Frank Frion, Jr.

Information Submitted by Frank Frion     

Frank Frion Jr., of Holcombe, WI was drafted into the United States Army in November 1942. Prior to deployment, he reported briefly to Fort Sheridan. He was a Staff Sergeant in Company B of the 56th Signal Battalion. He fought at Normandy, in northern France, in the Ardennes in the Rhineland, and in Central Europe. He was awarded a Silver Battle Star, five overseas service bars, one service stripe, the Good Conduct Medal, and victory medals for the European, African, and Middle Eastern Theaters.



According Doreen Frion, Frank's daughter, the following booklet was constructed for the fourth anniversary gathering of the 56th Signal Battalion. Such personal narratives are invaluable in capturing the war experience and putting a personal stamp on our retelling of World War II.
I had quite a long stay in England, and I can't say that it was unpleasant. Not like home, you know, but I enjoyed myself. The people were friendly, and I drank tea with the best. Never could get onto the idea of sipping a drink though. While these people were sipping one drink, I could have downed a half dozen... ..and usually did, if they were available. 

Since I was there from November 1942 until the invasion in 1944, I had plenty of time to get around to see most of all parts of England. London is a wonderful place...with Piccadilly...and...Piccadilly!!! (Remind me to go into detail about that sometime) 

All the time I was in England, I was constantly training. They had taken a lot of my men to Africa on that invasion, and I had a new company of my own so, when I got a lot of new men, I had to start all over on training. I trained on the moors and on the plains...in the rain and in the mud...then I cleaned up a few camps just to keep my hand in. In fact, I thought they should change my insignia from crossed flags to crossed brooms and rakes. What a job! But I didn't work too hard. I had me a good time, for like Ireland, I found a home in England, too. I got around!!!


Early in the spring of 1944, I was told what my part in the invasion of France would be, so I began making my own plans. I really went into detail studying for my part, but I wasn't worried any, for I knew that I could do it. I had been doing most of that kind of work all along and felt that I was letter perfect.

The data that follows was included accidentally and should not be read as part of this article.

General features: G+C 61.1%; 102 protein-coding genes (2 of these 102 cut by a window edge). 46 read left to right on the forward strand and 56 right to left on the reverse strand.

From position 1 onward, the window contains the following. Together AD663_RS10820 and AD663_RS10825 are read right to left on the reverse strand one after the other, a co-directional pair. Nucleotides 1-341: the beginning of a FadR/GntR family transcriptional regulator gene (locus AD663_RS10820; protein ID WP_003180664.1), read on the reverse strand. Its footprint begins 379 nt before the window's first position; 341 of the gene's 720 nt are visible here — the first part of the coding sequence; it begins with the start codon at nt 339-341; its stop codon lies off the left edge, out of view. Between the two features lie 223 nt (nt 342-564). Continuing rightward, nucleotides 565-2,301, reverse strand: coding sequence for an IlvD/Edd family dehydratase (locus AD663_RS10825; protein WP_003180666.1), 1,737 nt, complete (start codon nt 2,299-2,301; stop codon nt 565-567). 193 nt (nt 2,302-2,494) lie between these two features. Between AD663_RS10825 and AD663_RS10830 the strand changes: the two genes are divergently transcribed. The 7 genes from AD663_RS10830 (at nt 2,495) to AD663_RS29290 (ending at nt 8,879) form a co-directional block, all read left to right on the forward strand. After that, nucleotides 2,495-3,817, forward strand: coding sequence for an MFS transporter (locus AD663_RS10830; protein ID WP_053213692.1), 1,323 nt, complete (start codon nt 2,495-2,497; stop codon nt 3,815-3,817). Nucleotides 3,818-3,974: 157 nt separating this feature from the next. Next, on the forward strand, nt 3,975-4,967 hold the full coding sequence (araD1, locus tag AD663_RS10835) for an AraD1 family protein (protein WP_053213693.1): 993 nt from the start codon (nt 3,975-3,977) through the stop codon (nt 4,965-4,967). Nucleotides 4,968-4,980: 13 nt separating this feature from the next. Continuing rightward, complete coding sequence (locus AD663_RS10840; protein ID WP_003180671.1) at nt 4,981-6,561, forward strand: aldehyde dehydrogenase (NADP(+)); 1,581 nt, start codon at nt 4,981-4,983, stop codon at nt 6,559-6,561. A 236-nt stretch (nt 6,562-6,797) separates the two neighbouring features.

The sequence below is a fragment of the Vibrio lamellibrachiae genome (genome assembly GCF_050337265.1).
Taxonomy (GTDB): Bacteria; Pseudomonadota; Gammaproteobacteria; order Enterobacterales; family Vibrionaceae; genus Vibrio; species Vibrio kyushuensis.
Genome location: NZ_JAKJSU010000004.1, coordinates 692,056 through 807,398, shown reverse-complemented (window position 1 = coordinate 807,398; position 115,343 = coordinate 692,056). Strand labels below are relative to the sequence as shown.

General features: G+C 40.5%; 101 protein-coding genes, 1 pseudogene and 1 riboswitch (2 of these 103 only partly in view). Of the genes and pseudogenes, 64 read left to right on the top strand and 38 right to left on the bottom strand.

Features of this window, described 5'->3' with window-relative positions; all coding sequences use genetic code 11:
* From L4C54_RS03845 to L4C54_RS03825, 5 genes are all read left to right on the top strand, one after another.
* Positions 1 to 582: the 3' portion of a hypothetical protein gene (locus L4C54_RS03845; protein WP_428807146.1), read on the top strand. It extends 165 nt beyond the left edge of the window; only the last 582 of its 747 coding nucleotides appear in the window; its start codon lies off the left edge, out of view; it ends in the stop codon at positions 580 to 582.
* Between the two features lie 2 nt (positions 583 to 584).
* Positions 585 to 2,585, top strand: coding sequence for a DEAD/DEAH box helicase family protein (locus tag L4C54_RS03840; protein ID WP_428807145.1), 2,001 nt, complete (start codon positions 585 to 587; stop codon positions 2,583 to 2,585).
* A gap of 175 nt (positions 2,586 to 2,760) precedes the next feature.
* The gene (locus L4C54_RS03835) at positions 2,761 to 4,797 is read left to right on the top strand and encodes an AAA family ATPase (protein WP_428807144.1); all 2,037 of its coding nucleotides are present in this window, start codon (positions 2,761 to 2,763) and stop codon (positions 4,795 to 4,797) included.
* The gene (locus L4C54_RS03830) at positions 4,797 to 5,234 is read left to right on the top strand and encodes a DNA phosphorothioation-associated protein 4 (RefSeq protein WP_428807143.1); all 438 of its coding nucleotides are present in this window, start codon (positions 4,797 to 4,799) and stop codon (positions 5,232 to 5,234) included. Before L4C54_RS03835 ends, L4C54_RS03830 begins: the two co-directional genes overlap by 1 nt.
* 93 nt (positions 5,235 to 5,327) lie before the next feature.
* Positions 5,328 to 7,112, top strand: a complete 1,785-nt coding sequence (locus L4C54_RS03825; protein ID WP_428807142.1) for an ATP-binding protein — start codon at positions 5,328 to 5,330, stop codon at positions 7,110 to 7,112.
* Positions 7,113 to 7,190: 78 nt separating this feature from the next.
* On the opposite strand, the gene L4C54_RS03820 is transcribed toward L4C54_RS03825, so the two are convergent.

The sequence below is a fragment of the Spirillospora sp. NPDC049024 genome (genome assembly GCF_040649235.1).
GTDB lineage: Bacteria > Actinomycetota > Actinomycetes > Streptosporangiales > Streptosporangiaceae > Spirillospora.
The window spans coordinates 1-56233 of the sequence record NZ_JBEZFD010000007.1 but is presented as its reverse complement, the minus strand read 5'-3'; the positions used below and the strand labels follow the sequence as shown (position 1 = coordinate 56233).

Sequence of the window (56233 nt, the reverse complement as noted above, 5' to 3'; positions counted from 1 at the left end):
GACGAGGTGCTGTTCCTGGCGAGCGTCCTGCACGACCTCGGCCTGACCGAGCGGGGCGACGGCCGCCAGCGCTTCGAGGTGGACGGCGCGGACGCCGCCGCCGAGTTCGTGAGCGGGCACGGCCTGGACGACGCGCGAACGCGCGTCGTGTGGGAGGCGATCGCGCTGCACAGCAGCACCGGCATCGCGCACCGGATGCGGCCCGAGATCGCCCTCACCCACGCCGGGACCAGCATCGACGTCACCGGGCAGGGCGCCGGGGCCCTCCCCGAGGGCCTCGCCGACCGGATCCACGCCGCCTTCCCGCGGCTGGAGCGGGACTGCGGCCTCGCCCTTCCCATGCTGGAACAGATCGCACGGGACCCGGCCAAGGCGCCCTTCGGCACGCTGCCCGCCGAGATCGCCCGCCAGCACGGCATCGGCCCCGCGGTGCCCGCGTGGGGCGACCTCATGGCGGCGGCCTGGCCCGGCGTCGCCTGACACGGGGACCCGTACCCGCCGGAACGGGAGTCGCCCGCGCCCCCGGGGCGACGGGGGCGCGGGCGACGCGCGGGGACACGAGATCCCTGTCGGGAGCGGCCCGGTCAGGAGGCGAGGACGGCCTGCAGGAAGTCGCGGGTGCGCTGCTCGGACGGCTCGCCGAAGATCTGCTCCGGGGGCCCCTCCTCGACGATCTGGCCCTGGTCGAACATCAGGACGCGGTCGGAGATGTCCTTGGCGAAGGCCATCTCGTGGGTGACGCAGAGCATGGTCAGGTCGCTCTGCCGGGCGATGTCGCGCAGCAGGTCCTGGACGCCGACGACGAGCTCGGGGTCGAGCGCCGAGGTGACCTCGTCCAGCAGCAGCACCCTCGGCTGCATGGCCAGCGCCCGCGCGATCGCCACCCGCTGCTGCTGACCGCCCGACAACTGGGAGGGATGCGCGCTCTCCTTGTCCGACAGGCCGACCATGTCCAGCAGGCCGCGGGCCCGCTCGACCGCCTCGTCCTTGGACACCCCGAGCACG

I was water-proofed and loaded on ships and was right there at the beach on June 6th. Boy, what a show! It was something to see. I never knew there were so many ships and guns in the world. Got my feet wet getting ashore but made it in fine shape. 

Then, I really had a job. Worked right up there where it was kind of hot for a while until the front lines moved in a bit.


When everyone was ready, we started out across France. That, my friend, was a fast trip and, believe me, it stretched me to the limit. Right on into Paris we went, too. Paris! What a sight! What a town! What beautiful women!!...and we were liberating them! Never been kissed so many times in my life. They rode bicycles with full skirts and what a leg show. I didn't speak the language very well but that made no difference. 

I got around cognac...champagne...wine! Oh boy!  

After about two weeks of Paris, I staggered out on the other side, slightly the worse for wear....to continue my trip to Berlin. 


After Paris, I continued at a fast pace through France and through the southern part of Belgium into the northern tip of Luxembourg. There, we slowed down and I was able to catch my breath. That had been a long chase, and I was glad of the chance to collect myself.

As the front line troops jockeyed for an opening into Germany, I slid north into Belgium again, and there I was sitting when Jerry decided to throw his Sunday punch in the middle of December. I may have thought I had worked before, but believe me, I really worked then. It seemed to be nip and tuck for awhile but, after the first few days, things began to shape up better. My work eased up a bit and settled down to routine business.


And that' s my story up to my Fourth Birthday.  I've lived a lot during those years; I've had fun and laughed a lot; I've worked hard when it was necessary; and since I've been in combat, I've been shelled, bombed, strafed, sniped at, and hit a few mines, but I've done my job, and I think, done it well. Right now I'm ready, willing, and able, and on this, my Fourth Birthday, I say

"Here's to Berlin and then 
HOME. Home to the cities, the country, 
the streets, the country  lanes, 
the hills, the plains, the  mansions, 
the country cottage,
the wives, the children, 
the sweethearts, and 
everything that spells 
A M E R I C A. "


The rabbit on the back cover was drawn for this organization upon request by Walt Disney and given by him to the Battalion to use on the trucks when so permitted. There is no other organization with this symbol. 

As you will note, the stars surrounding the rabbit total eleven, five above and six below to designate the 56th.